The first Western to feature a Black lead character
While attending UCLA, Woody played football with Bruin teammates Kenny Washington and Jackie Robinson. In 1946 Woody and Kenny became the first two players to break the color barrier in the NFL. The next year, Jackie achieved the same feat in the MLB.
By the 1950s Woody abandoned professional sports and turned to acting full time. He was cast in minor television and movie roles before being selected by director John Ford to play the title character in Sergeant Rutledge, breaking another color barrier as the first Black lead in a Hollywood Western.
In addition to being the first film in the Western genre with a Black lead character, the film challenged mid-century race relations in other ways. As the one of the first (and only) movies centered around the exploits of the Buffalo Soldiers, it serves as a reminder that Black regiments performed critical roles in shaping the modern American West.
Released in 1960, 5 years after the murder of Emmett Till, a few months before To Kill a Mockingbird was published, and 3 years before Martin Luther King led the March on Washington, Sergeant Rutledge came into popular culture at the forefront of the Civil Rights movement.
The story follows the trial of a soldier accused of committing terrible crimes, and in the process attempts to question racial stereotypes and challenge structural inequality in modern America.
John Ford is one of the most significant figures in American film history – he made John Wayne into a star, influenced future generations of filmmakers like Orson Welles, Steven Spielberg, and Quentin Tarantino, and remains the most decorated director in Academy Award history.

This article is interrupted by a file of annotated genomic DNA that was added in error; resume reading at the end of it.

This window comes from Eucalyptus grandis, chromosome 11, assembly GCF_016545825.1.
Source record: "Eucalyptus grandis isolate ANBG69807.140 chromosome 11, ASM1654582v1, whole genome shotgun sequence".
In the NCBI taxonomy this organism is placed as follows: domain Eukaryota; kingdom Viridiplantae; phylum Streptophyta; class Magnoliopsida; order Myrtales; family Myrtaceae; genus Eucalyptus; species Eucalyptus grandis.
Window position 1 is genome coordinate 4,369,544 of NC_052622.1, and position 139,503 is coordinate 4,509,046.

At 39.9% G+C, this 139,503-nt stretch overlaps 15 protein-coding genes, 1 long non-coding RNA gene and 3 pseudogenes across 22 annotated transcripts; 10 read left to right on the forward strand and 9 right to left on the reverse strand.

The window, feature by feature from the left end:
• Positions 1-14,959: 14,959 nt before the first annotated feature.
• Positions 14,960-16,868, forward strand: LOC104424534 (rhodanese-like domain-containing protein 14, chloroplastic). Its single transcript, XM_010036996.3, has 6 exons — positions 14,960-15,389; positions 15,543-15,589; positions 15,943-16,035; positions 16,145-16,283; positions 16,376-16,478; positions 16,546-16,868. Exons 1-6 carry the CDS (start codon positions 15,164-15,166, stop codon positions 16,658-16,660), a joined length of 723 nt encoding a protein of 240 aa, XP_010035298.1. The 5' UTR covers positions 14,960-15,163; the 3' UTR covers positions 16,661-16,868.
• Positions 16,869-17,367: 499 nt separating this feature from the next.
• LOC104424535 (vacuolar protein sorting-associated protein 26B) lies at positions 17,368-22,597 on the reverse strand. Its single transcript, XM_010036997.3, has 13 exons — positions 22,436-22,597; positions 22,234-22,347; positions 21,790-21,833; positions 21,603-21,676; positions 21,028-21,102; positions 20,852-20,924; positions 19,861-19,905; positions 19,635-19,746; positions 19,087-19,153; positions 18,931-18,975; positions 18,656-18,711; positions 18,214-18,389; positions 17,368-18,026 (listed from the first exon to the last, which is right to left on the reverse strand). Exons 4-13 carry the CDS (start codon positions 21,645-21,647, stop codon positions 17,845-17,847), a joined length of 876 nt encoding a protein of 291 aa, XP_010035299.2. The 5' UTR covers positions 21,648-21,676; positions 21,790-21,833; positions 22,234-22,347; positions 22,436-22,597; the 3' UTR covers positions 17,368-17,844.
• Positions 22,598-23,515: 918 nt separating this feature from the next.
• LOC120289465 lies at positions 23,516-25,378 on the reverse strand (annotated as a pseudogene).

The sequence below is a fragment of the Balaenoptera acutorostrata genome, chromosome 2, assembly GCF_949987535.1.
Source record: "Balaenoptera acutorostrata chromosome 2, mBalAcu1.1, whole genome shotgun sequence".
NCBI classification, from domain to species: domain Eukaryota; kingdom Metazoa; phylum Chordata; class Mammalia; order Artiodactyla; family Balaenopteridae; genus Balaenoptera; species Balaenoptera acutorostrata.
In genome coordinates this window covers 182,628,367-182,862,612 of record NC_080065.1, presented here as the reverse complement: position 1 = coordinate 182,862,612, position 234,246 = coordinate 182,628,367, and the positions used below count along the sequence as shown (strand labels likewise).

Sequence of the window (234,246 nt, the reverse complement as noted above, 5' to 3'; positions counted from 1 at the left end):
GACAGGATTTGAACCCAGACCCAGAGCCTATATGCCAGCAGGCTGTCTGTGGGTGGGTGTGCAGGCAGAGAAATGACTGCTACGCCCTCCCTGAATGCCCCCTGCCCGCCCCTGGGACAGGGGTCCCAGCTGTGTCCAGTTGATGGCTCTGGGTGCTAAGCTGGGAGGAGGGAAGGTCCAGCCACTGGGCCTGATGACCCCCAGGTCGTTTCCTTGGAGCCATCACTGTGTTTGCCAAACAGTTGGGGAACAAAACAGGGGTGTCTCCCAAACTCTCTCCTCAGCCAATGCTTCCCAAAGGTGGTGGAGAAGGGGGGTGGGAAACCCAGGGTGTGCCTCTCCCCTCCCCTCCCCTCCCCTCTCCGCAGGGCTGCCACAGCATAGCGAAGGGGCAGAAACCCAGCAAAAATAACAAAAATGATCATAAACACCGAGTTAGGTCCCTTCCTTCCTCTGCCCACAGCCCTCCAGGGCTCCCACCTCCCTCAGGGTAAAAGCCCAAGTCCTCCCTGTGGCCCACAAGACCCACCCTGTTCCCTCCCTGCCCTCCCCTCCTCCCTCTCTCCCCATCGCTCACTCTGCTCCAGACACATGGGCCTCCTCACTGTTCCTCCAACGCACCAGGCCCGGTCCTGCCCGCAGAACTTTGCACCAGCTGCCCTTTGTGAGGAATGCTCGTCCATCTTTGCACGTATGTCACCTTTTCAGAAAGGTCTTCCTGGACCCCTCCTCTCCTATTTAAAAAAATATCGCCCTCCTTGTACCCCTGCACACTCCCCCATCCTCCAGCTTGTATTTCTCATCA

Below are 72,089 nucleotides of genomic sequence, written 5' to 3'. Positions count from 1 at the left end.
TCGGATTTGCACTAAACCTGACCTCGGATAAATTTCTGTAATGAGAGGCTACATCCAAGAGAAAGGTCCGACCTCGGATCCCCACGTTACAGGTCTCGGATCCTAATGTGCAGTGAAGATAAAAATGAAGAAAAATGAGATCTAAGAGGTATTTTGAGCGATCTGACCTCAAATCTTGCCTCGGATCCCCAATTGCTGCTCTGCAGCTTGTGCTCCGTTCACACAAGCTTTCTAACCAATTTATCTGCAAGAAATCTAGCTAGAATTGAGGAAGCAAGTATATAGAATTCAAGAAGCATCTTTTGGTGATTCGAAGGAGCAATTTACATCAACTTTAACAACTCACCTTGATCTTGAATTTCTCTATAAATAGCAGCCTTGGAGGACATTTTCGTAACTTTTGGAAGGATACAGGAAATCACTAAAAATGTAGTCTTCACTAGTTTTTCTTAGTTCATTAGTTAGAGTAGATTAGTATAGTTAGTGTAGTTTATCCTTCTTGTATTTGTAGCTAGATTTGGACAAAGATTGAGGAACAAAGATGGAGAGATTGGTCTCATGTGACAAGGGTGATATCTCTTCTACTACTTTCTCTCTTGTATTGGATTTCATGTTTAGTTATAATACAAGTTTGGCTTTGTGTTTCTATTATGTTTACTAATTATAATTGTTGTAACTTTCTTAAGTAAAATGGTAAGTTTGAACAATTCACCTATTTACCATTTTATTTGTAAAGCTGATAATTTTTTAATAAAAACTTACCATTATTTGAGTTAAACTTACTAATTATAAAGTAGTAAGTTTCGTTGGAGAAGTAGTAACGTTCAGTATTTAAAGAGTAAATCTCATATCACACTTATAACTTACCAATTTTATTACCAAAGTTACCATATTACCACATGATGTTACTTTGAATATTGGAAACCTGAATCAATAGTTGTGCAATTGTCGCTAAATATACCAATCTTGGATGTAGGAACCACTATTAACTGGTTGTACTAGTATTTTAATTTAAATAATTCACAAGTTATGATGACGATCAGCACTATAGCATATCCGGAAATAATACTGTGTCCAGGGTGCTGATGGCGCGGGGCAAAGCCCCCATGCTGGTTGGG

After casting Woody Strode for the title character in Sergeant Rutledge, Ford and Strode worked together on 3 other films, making Woody a bona fide member of the so-called “John Ford Stock Company” composed of Ford’s regular cast members. Strode was at his bedside when Ford passed away.
The theme song (and original working title) for the film is Captain Buffalo, a nod to the nickname “Buffalo Soldier” assigned to members of the 9th and 10th Cavalries, the first Black regiments in the US Army who were renowned equestrians skilled in horsemanship and mounted tactics.
Immediately following the Civil War, Buffalo Soldiers were assigned to the Western frontier and given the difficult task of managing conflicts between Native Americans and settlers, deterring cattle rustlers, guarding stagecoaches, escorting survey crews, and building infrastructure.
In 1898, Buffalo Soldiers stationed at Fort Duchesne in the Utah Territory were dispatched to nearby Helper to protect a train from being robbed by Butch Cassidy’s Wild Bunch. These troops were responsible for patrolling the entire eastern boundary of the territory from 1886 to 1911.
Despite starring as the title character in a film decrying racism, Strode did not receive top billing in promotional materials as seen on the above lobby card, designed for advertising the film in movie theater lobbies.
Join Museum Director Elise Park for an in depth discussion of the film, Woody Strode’s lasting legacy, the role of Buffalo Soldiers in Utah, and the importance of celebrating Juneteenth. Visit our YouTube channel for more film discussions from the Moab to Monument Valley region.
“[Sergeant Rutledge] had dignity. John Ford put classic words in my mouth… You never seen a Negro come off a mountain like John Wayne before. I had the greatest Glory Hallelujah ride across the Pecos River that any black man ever had on the screen. And I did it myself. I carried the whole black race across that river.”– Woody Strode